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Just Hop on the Van, Man

Transported by private companies, wayward inmates discover that their journey to prison can be a long, strange trip.

Transcor's Kupferer, a former federal marshal, says his company has come to dominate the field through high-quality service, intensive training of its security guards (known as "agents"), and strict policies governing vehicle safety and the treatment of prisoners. As a result of its growing reputation, the company is now handling more inmates--and more violent offenders--than ever before.

"Two years ago the overwhelming majority of our extraditees were probably nonviolent," Kupferer says. "Not so anymore. That's because of us. The law enforcement communities didn't trust us like they do now; they'd handle the tough ones themselves."

Transcor's policy manual states that prisoners should be in transit an average of four days or less; a similar provision is contained in the company's $120,000 annual contract with the Colorado Department of Corrections, which pays the company on a straight-line per-mile basis, with a minimum of $200 per head. But due to the vagaries of weather and the necessity of picking up and dropping off passengers at jails hundreds of miles apart, that standard isn't always met, Kupferer admits.

"If a guy wrote to you and said he was on the road for fifteen days, I have no doubt in my mind that he was," Kupferer says. "It's not rare, but it's not usual."

But the Transcor executive disputes Minnix's account of being on the road and shackled for more than 24 hours at a stretch. Transcor requires its agents to take an 8-hour rest period in every 24, he notes. "It may have happened, but I would have serious doubts about it," Kupferer says. "If it did happen, our agents are instructed to take some measures--stop, let them out of the vehicles, take the shackles off, let them stretch and have a smoke. But those are rare instances."

Other prisoners, though, say such instances aren't rare at all. Colorado prisoners shipped back from Texas--and in some cases, on to Minnesota--in forty-passenger buses operated by Transcor have complained of being on the road for up to forty hours without a break. (The mass transfers aren't part of the state's contract with Transcor; they're paid for by the private jails, which agree to arrange transport as part of their contract with the Colorado DOC.) Some prisoners have described being trapped on the buses for several hours without adequate food or toilet facilities after a breakdown or accident en route.

"I was one of those who could barely walk to exit the vehicle after such a trip," one inmate wrote in a letter to Westword. "I know of no jail that could confine forty inmates in a tight, cramped space, chained hand and foot and together, given no water and limited restroom use, and not allowed to stretch for up to forty hours. It would be considered inhumane."

Another Colorado inmate, Earby Moxon, says he was traveling at night through northern New Mexico last July on a Transcor bus with faltering headlights. The driver wound up negotiating Raton Pass with a flashlight stuck out the window, Moxon says. Another prisoner, Richard O'Donnell, sums up a similar headlight failure on a September trip across I-80 in Nebraska as follows: "Forty prisoners! A bus! No headlights! On an interstate in the middle of the night! At 50/60/70 mph! No lights! I've just decided to sue Transcor!"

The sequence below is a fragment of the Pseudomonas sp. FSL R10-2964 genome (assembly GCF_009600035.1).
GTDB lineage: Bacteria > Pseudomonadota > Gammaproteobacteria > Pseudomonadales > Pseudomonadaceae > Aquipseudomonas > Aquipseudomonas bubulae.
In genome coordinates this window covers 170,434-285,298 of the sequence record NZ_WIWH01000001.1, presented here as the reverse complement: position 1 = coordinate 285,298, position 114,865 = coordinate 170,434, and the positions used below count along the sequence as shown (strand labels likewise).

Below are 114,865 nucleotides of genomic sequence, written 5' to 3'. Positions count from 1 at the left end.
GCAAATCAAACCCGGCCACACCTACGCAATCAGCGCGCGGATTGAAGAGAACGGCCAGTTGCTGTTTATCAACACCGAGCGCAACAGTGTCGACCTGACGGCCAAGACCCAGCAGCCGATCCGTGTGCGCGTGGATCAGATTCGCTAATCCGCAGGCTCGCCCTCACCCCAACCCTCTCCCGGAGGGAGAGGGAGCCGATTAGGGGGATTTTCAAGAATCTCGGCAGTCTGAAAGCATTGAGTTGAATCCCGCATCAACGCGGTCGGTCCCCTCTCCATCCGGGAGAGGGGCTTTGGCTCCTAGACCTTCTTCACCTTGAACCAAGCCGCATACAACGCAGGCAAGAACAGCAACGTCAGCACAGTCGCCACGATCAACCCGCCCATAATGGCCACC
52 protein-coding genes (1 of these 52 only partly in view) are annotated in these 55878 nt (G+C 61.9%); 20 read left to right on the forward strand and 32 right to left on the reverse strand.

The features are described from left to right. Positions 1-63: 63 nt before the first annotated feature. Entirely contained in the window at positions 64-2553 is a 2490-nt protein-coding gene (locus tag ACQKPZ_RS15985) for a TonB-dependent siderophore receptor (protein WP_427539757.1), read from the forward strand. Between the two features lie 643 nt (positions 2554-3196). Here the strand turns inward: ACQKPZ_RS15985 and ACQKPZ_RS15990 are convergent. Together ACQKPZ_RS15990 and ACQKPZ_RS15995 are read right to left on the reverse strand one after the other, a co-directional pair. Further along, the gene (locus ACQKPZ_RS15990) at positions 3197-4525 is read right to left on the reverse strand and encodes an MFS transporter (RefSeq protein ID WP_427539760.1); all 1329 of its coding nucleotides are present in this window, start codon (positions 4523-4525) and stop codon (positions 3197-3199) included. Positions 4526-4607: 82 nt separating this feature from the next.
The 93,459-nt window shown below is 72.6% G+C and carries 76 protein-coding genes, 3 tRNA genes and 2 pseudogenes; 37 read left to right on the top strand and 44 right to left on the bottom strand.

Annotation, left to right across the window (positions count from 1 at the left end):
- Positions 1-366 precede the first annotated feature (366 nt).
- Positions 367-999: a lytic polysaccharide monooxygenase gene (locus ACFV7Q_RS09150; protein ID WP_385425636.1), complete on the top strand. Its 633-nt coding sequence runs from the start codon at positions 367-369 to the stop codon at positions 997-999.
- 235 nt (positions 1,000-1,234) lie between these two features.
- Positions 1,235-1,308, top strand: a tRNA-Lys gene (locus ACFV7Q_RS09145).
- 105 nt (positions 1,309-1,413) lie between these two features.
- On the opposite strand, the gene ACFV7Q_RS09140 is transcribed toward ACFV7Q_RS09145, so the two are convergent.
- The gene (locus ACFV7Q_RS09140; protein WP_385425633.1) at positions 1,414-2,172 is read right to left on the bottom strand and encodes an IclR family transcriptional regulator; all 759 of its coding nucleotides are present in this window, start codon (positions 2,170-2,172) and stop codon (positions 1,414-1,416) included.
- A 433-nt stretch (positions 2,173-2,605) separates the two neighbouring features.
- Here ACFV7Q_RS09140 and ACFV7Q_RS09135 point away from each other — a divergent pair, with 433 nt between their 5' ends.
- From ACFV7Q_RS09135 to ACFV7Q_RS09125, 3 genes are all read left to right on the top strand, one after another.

Kupferer is skeptical of such claims. "I find it hard to believe that local law enforcement would let one of our vehicles proceed with no lights," he says.

Inmate Minnix contends that the agents on his trip frequently ignored Transcor's safety policies; one speed-happy driver even boasted of having disabled the electronic governor that is supposed to keep the vans from traveling at more than 65 miles per hour. Minnix's account of the trip, recorded in a diary with a pencil he kept in his shoe (see related story, page 9), reads like an outline for the next National Lampoon's Vacation sequel, with a cast of surly and nearsighted drivers, a neglected, mentally ill prisoner who thought he was on an airplane, and one agent who quit in disgust after numerous delays.

"I couldn't sleep on the van," says Minnix, now incarcerated at the Fremont Correctional Facility outside Canon City. "I was worried about my life. They sometimes drove sixteen, eighteen hours without relieving one another, and there were quite a few times we had to holler at the driver to wake him up. I didn't feel safe at all."

Near the end of his trip, Minnix claims, he suffered neck injuries in an accident outside Leavenworth, Kansas, but didn't receive medical attention until several hours after the incident. But Kupferer says that he's "comfortable" with his company's safety record and that most inmate complaints about driving mishaps are exaggerated.

"I have seen and know of instances where you bump a curb accidentally when you're parking and they're screaming that they've got whiplash," he says. "It's bullshit."

The most serious allegations raised against Transcor have to do with deliberate mistreatment of inmates during their meandering trip to prison. Two federal lawsuits filed in Denver against the company claim that a male Transcor employee sexually assaulted female prisoners on two separate trips to Colorado; on both occasions, no female employee was present, contrary to the company's stated policy that women inmates must be escorted by at least one female agent.

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